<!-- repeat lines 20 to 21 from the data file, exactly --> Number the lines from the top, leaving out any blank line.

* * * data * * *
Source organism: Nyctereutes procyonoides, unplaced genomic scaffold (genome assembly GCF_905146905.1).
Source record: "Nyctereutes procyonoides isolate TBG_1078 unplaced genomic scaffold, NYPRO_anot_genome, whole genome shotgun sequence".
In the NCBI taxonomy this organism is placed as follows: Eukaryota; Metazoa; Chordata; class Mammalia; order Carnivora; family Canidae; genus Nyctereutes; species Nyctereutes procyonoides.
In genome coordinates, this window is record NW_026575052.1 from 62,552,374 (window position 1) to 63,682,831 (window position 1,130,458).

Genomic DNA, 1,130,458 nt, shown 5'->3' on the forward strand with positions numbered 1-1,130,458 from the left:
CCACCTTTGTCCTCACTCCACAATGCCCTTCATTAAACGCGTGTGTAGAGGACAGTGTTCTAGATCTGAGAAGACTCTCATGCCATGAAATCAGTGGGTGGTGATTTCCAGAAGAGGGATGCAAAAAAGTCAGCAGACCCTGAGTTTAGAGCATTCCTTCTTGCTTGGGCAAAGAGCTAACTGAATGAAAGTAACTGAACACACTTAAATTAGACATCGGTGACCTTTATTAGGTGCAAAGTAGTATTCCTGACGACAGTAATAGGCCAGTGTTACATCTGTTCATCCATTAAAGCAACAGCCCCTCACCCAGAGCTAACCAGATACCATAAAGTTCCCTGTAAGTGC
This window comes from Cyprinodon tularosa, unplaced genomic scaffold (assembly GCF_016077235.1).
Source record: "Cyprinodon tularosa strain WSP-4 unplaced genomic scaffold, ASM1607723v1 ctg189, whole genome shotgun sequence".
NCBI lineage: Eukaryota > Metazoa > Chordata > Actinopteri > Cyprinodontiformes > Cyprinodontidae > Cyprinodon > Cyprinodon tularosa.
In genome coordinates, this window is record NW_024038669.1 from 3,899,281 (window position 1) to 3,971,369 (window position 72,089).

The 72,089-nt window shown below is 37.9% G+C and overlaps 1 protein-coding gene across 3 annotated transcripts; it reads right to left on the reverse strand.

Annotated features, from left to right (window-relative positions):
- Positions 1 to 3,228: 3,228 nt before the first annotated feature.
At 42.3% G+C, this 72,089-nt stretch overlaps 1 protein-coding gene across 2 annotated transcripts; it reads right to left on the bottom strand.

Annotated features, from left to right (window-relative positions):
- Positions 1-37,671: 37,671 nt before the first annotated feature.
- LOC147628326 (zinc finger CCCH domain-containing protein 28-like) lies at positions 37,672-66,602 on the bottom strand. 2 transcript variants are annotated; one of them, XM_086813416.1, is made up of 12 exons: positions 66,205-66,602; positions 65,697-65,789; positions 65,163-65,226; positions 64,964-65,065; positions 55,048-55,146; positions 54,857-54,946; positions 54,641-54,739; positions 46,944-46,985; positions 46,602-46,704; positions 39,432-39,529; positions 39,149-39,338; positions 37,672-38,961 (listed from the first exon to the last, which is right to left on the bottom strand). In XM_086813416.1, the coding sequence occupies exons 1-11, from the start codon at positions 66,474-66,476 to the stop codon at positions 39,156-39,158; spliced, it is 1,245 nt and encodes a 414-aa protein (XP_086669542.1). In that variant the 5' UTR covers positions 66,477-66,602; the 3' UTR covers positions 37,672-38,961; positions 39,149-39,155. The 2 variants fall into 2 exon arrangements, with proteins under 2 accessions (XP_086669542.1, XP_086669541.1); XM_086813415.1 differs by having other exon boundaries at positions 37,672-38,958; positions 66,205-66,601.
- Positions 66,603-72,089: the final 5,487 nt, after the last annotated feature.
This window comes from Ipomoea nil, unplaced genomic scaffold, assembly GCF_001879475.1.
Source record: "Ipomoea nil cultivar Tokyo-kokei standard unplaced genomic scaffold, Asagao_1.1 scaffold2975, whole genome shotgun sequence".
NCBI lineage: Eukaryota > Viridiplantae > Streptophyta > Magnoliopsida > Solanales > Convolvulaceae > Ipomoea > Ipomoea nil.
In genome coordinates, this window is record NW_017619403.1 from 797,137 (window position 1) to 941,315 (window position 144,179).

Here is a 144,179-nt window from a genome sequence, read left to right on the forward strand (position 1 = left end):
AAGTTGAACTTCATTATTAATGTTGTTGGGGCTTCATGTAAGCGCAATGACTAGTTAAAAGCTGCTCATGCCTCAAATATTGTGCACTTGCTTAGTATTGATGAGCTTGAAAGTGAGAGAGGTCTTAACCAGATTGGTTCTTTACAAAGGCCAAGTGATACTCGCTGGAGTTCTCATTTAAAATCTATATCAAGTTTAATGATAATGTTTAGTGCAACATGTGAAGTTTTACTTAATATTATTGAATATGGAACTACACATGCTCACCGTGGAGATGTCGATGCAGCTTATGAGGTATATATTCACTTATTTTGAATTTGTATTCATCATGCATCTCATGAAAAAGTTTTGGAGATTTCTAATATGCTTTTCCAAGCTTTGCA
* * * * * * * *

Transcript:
Source record: "Ipomoea nil cultivar Tokyo-kokei standard unplaced genomic scaffold, Asagao_1.1 scaffold2975, whole genome shotgun sequence".
NCBI lineage: Eukaryota > Viridiplantae > Streptophyta > Magnoliopsida > Solanales > Convolvulaceae > Ipomoea > Ipomoea nil.